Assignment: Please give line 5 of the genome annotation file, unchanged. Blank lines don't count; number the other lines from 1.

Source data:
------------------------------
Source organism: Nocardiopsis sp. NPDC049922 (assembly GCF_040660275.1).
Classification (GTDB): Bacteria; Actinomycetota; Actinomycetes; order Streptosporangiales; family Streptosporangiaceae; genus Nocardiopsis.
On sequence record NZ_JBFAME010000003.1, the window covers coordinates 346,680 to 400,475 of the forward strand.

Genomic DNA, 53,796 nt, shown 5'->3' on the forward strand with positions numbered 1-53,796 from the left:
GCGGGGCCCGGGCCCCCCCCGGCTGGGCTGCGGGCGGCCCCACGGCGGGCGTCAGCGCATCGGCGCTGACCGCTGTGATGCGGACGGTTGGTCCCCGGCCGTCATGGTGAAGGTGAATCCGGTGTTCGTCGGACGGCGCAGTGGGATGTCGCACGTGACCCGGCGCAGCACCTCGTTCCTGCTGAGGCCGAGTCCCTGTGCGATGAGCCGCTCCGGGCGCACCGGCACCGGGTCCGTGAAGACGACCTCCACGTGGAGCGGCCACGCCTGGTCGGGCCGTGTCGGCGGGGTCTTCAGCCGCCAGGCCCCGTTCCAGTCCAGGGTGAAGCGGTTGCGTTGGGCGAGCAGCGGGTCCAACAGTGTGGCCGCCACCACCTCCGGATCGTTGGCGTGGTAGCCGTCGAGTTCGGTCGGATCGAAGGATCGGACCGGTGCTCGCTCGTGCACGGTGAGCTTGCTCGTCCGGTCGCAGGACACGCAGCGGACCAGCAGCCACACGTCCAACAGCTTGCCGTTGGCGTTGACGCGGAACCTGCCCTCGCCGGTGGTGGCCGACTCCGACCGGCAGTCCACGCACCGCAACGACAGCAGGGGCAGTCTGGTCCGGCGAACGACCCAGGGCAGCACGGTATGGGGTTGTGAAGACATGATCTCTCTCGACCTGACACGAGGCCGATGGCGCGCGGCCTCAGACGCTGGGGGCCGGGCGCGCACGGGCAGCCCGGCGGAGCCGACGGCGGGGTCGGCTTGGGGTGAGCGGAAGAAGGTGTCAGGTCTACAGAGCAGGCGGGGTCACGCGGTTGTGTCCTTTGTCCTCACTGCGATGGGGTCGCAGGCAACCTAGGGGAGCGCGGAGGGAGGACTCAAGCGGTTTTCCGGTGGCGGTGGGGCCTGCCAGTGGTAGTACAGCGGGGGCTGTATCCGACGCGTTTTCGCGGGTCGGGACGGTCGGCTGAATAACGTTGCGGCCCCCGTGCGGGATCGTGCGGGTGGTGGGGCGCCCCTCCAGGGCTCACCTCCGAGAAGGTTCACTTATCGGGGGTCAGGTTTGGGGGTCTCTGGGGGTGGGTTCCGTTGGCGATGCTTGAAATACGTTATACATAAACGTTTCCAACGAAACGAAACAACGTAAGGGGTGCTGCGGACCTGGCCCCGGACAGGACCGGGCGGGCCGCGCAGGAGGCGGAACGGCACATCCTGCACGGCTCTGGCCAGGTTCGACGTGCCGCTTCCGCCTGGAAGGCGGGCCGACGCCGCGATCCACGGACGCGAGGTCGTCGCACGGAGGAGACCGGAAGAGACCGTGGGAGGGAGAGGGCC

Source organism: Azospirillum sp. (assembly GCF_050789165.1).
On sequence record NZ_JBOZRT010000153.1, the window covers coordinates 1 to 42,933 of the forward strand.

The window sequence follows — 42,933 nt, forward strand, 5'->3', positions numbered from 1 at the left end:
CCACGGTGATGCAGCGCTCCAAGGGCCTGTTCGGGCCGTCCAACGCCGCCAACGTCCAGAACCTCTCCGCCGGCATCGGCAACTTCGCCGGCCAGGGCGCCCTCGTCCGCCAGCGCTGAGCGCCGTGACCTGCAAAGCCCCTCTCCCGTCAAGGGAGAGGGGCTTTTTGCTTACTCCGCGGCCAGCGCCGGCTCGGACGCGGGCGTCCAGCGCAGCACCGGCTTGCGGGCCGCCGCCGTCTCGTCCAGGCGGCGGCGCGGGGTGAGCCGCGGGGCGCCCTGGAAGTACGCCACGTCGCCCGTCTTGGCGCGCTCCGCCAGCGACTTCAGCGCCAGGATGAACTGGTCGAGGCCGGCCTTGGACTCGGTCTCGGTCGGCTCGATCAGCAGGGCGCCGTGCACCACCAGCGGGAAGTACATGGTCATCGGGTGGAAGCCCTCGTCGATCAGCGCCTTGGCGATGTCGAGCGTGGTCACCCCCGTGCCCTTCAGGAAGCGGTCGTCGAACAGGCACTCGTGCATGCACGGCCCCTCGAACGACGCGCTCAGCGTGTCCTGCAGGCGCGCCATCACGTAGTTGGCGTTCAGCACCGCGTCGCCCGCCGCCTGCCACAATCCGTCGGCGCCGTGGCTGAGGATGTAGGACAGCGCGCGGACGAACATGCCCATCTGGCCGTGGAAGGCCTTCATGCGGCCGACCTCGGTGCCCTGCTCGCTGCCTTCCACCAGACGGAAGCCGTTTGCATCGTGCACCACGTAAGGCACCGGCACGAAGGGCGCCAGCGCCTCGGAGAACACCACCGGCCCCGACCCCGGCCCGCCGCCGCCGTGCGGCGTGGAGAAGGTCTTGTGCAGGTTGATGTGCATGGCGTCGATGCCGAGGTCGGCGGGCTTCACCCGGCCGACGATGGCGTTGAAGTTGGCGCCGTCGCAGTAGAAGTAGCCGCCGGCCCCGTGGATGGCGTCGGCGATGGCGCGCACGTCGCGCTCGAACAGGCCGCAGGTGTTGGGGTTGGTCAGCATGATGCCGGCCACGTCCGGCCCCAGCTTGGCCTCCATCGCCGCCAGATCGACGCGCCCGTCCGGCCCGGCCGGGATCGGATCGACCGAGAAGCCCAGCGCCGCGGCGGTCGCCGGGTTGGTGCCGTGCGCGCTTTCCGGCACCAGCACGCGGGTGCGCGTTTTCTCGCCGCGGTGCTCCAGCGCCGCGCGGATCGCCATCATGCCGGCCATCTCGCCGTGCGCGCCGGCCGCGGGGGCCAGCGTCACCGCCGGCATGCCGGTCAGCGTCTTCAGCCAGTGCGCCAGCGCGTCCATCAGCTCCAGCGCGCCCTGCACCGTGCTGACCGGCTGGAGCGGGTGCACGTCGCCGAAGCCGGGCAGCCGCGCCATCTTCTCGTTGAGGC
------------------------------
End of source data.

GCGGGGCCCGGGCCCCCCCCGGCTGGGCTGCGGGCGGCCCCACGGCGGGCGTCAGCGCATCGGCGCTGACCGCTGTGATGCGGACGGTTGGTCCCCGGCCGTCATGGTGAAGGTGAATCCGGTGTTCGTCGGACGGCGCAGTGGGATGTCGCACGTGACCCGGCGCAGCACCTCGTTCCTGCTGAGGCCGAGTCCCTGTGCGATGAGCCGCTCCGGGCGCACCGGCACCGGGTCCGTGAAGACGACCTCCACGTGGAGCGGCCACGCCTGGTCGGGCCGTGTCGGCGGGGTCTTCAGCCGCCAGGCCCCGTTCCAGTCCAGGGTGAAGCGGTTGCGTTGGGCGAGCAGCGGGTCCAACAGTGTGGCCGCCACCACCTCCGGATCGTTGGCGTGGTAGCCGTCGAGTTCGGTCGGATCGAAGGATCGGACCGGTGCTCGCTCGTGCACGGTGAGCTTGCTCGTCCGGTCGCAGGACACGCAGCGGACCAGCAGCCACACGTCCAACAGCTTGCCGTTGGCGTTGACGCGGAACCTGCCCTCGCCGGTGGTGGCCGACTCCGACCGGCAGTCCACGCACCGCAACGACAGCAGGGGCAGTCTGGTCCGGCGAACGACCCAGGGCAGCACGGTATGGGGTTGTGAAGACATGATCTCTCTCGACCTGACACGAGGCCGATGGCGCGCGGCCTCAGACGCTGGGGGCCGGGCGCGCACGGGCAGCCCGGCGGAGCCGACGGCGGGGTCGGCTTGGGGTGAGCGGAAGAAGGTGTCAGGTCTACAGAGCAGGCGGGGTCACGCGGTTGTGTCCTTTGTCCTCACTGCGATGGGGTCGCAGGCAACCTAGGGGAGCGCGGAGGGAGGACTCAAGCGGTTTTCCGGTGGCGGTGGGGCCTGCCAGTGGTAGTACAGCGGGGGCTGTATCCGACGCGTTTTCGCGGGTCGGGACGGTCGGCTGAATAACGTTGCGGCCCCCGTGCGGGATCGTGCGGGTGGTGGGGCGCCCCTCCAGGGCTCACCTCCGAGAAGGTTCACTTATCGGGGGTCAGGTTTGGGGGTCTCTGGGGGTGGGTTCCGTTGGCGATGCTTGAAATACGTTATACATAAACGTTTCCAACGAAACGAAACAACGTAAGGGGTGCTGCGGACCTGGCCCCGGACAGGACCGGGCGGGCCGCGCAGGAGGCGGAACGGCACATCCTGCACGGCTCTGGCCAGGTTCGACGTGCCGCTTCCGCCTGGAAGGCGGGCCGACGCCGCGATCCACGGACGCGAGGTCGTCGCACGGAGGAGACCGGAAGAGACCGTGGGAGGGAGAGGGCC